Single excited vibrational level lifetimes and energy dissipation channels of large molecules in inert matrixes
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In the present manuscript, we use direct time-resolved, picosecond techniques to determine the vibrational and electronic relaxation processes occurring in large polyatomic molecules - naphthazarin and its deuterated derivatives. The molecules are trapped in low-temperature Ne and Ar matrices and excited by picosecond pulses of a tunable, synchronously pumped dye laser. The S1 fluorescence of naphthazarin exhibits a sharp, well-resolved vibronic structure. Both the decay of the unrelaxed fluorescence from single excited vibronic levels and the rise time on the relaxed emission are observed and resolved in time. In several instances, the relaxed fluorescence rise times are found to be considerably longer than the measured decay times of the excited levels. This is explained in terms of intermediate "bottleneck" states. The lifetimes of these states are much longer in the deuterated species than in normal naphthazarin. It is suggested that these intermediate levels are the "tunneling states" associated with the intramolecular transfer of the phenolic protons. © 1985 American Chemical Society.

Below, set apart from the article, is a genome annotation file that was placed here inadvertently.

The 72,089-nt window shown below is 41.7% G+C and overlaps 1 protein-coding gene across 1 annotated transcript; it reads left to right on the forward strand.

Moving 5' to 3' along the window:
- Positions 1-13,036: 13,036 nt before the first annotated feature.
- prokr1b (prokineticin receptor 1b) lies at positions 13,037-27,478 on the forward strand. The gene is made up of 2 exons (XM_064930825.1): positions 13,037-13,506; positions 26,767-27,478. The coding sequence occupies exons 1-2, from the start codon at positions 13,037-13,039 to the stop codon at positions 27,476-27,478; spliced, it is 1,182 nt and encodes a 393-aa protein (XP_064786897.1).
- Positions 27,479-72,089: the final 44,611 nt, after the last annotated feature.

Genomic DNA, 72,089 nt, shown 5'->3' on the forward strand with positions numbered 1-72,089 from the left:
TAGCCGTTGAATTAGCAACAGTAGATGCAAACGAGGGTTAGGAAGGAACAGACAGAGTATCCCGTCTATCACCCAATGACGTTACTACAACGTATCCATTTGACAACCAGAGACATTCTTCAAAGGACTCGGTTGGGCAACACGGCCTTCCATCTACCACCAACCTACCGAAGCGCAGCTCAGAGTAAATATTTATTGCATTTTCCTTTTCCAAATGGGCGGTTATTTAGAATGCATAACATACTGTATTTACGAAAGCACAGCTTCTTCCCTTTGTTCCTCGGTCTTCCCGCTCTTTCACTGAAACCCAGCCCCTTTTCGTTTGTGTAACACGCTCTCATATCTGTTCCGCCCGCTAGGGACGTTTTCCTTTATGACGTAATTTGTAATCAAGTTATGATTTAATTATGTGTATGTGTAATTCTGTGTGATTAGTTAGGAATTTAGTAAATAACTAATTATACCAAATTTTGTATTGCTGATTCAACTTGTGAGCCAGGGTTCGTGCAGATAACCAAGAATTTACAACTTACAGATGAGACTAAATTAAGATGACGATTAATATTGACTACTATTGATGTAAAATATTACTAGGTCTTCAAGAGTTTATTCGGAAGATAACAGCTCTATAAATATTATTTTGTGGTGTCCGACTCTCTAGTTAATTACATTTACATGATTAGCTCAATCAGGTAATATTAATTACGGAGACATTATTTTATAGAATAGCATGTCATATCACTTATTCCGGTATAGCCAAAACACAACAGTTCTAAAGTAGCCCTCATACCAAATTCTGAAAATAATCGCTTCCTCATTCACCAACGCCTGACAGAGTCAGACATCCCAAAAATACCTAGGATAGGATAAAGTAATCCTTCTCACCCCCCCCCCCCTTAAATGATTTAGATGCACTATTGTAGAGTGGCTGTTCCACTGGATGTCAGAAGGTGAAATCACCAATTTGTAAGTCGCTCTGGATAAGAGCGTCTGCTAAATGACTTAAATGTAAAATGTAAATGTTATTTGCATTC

author list (cited authors)
Huppert, D., Bondybey, V. E., & Rentzepis, P. M.